Not to mention, even at maximum alchemy level, you barely get enough Trait Points to carry over a single end-game trait, and multiple are nigh impossible. There are ways to up the Trait Points you get, but finagling both end-game traits and TP-up traits/abilities really started to skirt the line from puzzling to frustrating to me. I felt like I had comparatively more freedom in the end game on other Atelier games, enough that Lulua was constricting some of my fun after already making me wait a long time to get to that end game.

Outside of the alchemy, Atelier Lulua contains a familiar blend of exploration, gathering, and fighting. One thing that isn’t present, however, is the time management system of the earlier Arland games. While there is a time system that slowly advances as you do things, the impacts are minimal. Some items and monsters will only appear at night or during the day and a weather system occasionally impacts them as well. There are no time restrictions anywhere else in the game though, as the only other ties to the day/month are a couple of events that are available only in certain months. Miss those events and you can just wait until the next year, and there is no real repercussion for waiting. This is much closer to the Mysterious series than the Arland series.

The combat systems in Lulua are a lot of fun, with some interesting mechanics. The main combat is turn-based, with an action meter on top to determine which character or enemy will attack next. Your characters get the usual array of options to choose from: normal attack, skills, items (only for alchemists) and defending. While some games in the Atelier series edge one way or another, Lulua has a good middle ground where both character skills and items can be used to great effect. End game set-ups revolve a little more around items but throughout most of the game, you can get by without crazy powerful synthesized bombs and potions.

As with the alchemy, there are some more in-depth combat options that (too) slowly become unlocked. Two back-up characters can provide assist attacks from the backline, and even swap in to the frontline mid-battle. Eventually, you’ll get boosts at the start of battle depending on which sets of characters started the battle. And at the very end of the game, you can unlock ultimate attacks that are pretty crazy and useful. The one big new mechanic for Lulua is the interrupt mechanic. Each of the alchemists in the main game can equip one item to use as an interrupt. Once their timer fills up, the alchemist can use this item at any time, including when it wouldn’t normally be their turn.

One thing I really liked in Lulua is the progression system. Again, the game draws from the experience of the Mysterious series as this progression reminds me a lot of Atelier Sophie. Lulua’s mysterious book also gives her different missions which she can complete to get bonuses: new recipes, areas to explore, experience, etc. It’s a fairly simple system, but it feels pretty organic and interesting as Lulua’s discoveries lead to new ideas. A rare mission here or there can be a little hard to figure out what the hints mean but for the most part the book is a fun way to progress through the story.

Overall, the gameplay in Atelier Lulua is solid. I love the throwbacks to the Arland trilogy gameplay while the new additions keep the game feeling like a modern game and not a six year old game.

As with most games in this series, and many mid-tier JRPGs in general, Atelier Lulua has a solid visual style but isn’t the high fidelity one might expect from the powerhouse AAA developers. The design of the game overall is good, with a cohesive aesthetic and an overall good look. As always, I like the character designs especially, as each character has a unique style while still fitting in overall. And there’s a rule of cool to many of the attacks and animations, like Lulua’s friend Eva who is a petite girl who wields a gigantic cannon in battle, which she fires or sometimes just bashes enemies with. Realistic, no? But fun, yes.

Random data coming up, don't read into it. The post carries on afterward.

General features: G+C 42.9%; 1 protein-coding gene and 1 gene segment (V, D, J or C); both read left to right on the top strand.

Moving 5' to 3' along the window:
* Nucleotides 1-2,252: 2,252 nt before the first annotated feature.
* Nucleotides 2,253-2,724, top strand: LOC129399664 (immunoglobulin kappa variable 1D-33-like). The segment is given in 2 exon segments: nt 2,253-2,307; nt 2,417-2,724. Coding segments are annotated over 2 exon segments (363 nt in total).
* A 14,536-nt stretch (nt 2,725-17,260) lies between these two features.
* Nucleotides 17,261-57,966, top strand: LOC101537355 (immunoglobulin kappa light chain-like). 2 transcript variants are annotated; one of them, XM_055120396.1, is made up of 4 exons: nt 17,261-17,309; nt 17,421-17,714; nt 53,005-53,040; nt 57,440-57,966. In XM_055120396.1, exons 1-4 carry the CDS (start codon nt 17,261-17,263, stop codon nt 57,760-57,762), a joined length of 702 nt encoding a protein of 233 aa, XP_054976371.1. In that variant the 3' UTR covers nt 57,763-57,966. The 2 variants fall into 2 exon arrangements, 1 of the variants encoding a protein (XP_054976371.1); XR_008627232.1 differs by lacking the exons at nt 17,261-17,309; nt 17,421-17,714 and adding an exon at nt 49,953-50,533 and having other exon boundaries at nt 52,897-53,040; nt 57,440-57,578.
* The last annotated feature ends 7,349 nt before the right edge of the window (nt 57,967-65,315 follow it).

Animations themselves can be a little stiff at times, particularly during normal conversations. And there’s a definite limit to the textures and backgrounds in the game, which can sometimes be obvious when the camera points in or zooms too close to certain areas of the background. Still, the dynamic day/night cycle looks good with interesting overall lighting changes. And while the game does recycle a lot of monster designs, both from old games and through palate-swapping, the monsters themselves have interesting designs.

The big thing with Lulua is that Koei USA has decided to drop the English language from the game. So if you’re not a fan of the Japanese voices, unfortunately you’ll have to deal with it if you want to play the game. The upside is that the majority of the game is voiced now, though the occasional side conversation might not have voices. And overall, I felt like the voices work pretty well. I enjoyed the music in the game too, with some pretty solid tracks for different areas and battles. I like how there are thematic through-lines in the music even though there are different songs at day and night and in different areas.

This game is one player only with no online component.

Atelier Lulua had a lot to live up to for me. As the continuation of a sub-series of Atelier games I have a lot of nostalgia for, it had to feel like a worth successor. But as a new game in 2019, I didn’t want to see a regression to too many of the older systems. Atelier Lulua manages to hit a fine middle ground, borrowing what works from both older and newer Atelier titles. Those who, like me, have fond memories of the Arland series can rest assured that Lulua will be a good experience.

For new players, Atelier Lulua is still a good introduction to the series. Obviously references to past games will be missed, but Lulua is otherwise approachable and interesting even for new fans looking into the Atelier series for the first time. The series is still a departure from the trends of not only mainstream games but also other JRPGs, so newcomers should be aware of the slow and thoughtful approach the series and Lulua represent. But for those looking for that kind of experience, Atelier Lulua will provide a great version of it.


Written by Andy Richardson

Andy Richardson

A longtime PlayStation fan who enjoys JRPGs and rhythm games when he’s not tweeting about his parrot.